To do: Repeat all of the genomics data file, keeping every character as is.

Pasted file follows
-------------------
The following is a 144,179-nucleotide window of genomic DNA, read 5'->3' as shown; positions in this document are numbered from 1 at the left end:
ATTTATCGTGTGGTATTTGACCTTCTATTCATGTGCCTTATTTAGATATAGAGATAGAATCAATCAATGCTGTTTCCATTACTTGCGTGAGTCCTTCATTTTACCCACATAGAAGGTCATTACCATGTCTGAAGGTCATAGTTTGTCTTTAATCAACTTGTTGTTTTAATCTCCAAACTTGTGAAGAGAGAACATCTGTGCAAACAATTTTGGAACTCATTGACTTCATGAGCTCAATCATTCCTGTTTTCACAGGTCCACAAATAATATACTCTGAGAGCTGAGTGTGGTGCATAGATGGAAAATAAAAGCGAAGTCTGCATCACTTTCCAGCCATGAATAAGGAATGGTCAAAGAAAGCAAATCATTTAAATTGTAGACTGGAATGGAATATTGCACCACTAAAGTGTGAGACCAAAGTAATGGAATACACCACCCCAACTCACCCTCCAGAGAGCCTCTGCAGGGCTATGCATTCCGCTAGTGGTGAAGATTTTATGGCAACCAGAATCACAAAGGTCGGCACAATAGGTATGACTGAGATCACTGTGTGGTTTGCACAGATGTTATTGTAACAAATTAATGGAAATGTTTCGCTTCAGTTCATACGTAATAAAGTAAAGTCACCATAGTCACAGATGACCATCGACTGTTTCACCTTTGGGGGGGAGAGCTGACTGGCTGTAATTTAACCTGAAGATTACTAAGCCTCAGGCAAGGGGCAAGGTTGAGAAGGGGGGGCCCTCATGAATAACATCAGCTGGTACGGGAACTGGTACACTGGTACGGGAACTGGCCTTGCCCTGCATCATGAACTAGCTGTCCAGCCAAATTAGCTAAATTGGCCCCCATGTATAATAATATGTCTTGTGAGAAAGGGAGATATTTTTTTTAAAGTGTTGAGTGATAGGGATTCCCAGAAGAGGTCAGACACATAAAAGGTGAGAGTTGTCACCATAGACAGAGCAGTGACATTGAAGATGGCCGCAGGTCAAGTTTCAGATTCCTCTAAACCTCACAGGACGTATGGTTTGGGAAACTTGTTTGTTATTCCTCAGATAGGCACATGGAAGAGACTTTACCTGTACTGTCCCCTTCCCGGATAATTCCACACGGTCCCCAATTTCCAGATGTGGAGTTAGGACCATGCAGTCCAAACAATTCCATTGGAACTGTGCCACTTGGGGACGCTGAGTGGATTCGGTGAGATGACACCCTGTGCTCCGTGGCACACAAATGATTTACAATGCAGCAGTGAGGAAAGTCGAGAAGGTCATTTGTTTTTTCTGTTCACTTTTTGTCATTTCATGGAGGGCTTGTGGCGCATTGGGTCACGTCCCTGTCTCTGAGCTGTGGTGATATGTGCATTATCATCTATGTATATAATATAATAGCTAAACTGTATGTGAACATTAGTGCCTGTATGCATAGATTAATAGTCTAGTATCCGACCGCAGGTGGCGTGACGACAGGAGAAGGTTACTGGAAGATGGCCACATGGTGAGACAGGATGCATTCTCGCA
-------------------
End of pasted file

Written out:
The following is a 144,179-nucleotide window of genomic DNA, read 5'->3' as shown; positions in this document are numbered from 1 at the left end:
ATTTATCGTGTGGTATTTGACCTTCTATTCATGTGCCTTATTTAGATATAGAGATAGAATCAATCAATGCTGTTTCCATTACTTGCGTGAGTCCTTCATTTTACCCACATAGAAGGTCATTACCATGTCTGAAGGTCATAGTTTGTCTTTAATCAACTTGTTGTTTTAATCTCCAAACTTGTGAAGAGAGAACATCTGTGCAAACAATTTTGGAACTCATTGACTTCATGAGCTCAATCATTCCTGTTTTCACAGGTCCACAAATAATATACTCTGAGAGCTGAGTGTGGTGCATAGATGGAAAATAAAAGCGAAGTCTGCATCACTTTCCAGCCATGAATAAGGAATGGTCAAAGAAAGCAAATCATTTAAATTGTAGACTGGAATGGAATATTGCACCACTAAAGTGTGAGACCAAAGTAATGGAATACACCACCCCAACTCACCCTCCAGAGAGCCTCTGCAGGGCTATGCATTCCGCTAGTGGTGAAGATTTTATGGCAACCAGAATCACAAAGGTCGGCACAATAGGTATGACTGAGATCACTGTGTGGTTTGCACAGATGTTATTGTAACAAATTAATGGAAATGTTTCGCTTCAGTTCATACGTAATAAAGTAAAGTCACCATAGTCACAGATGACCATCGACTGTTTCACCTTTGGGGGGGAGAGCTGACTGGCTGTAATTTAACCTGAAGATTACTAAGCCTCAGGCAAGGGGCAAGGTTGAGAAGGGGGGGCCCTCATGAATAACATCAGCTGGTACGGGAACTGGTACACTGGTACGGGAACTGGCCTTGCCCTGCATCATGAACTAGCTGTCCAGCCAAATTAGCTAAATTGGCCCCCATGTATAATAATATGTCTTGTGAGAAAGGGAGATATTTTTTTTAAAGTGTTGAGTGATAGGGATTCCCAGAAGAGGTCAGACACATAAAAGGTGAGAGTTGTCACCATAGACAGAGCAGTGACATTGAAGATGGCCGCAGGTCAAGTTTCAGATTCCTCTAAACCTCACAGGACGTATGGTTTGGGAAACTTGTTTGTTATTCCTCAGATAGGCACATGGAAGAGACTTTACCTGTACTGTCCCCTTCCCGGATAATTCCACACGGTCCCCAATTTCCAGATGTGGAGTTAGGACCATGCAGTCCAAACAATTCCATTGGAACTGTGCCACTTGGGGACGCTGAGTGGATTCGGTGAGATGACACCCTGTGCTCCGTGGCACACAAATGATTTACAATGCAGCAGTGAGGAAAGTCGAGAAGGTCATTTGTTTTTTCTGTTCACTTTTTGTCATTTCATGGAGGGCTTGTGGCGCATTGGGTCACGTCCCTGTCTCTGAGCTGTGGTGATATGTGCATTATCATCTATGTATATAATATAATAGCTAAACTGTATGTGAACATTAGTGCCTGTATGCATAGATTAATAGTCTAGTATCCGACCGCAGGTGGCGTGACGACAGGAGAAGGTTACTGGAAGATGGCCACATGGTGAGACAGGATGCATTCTCGCA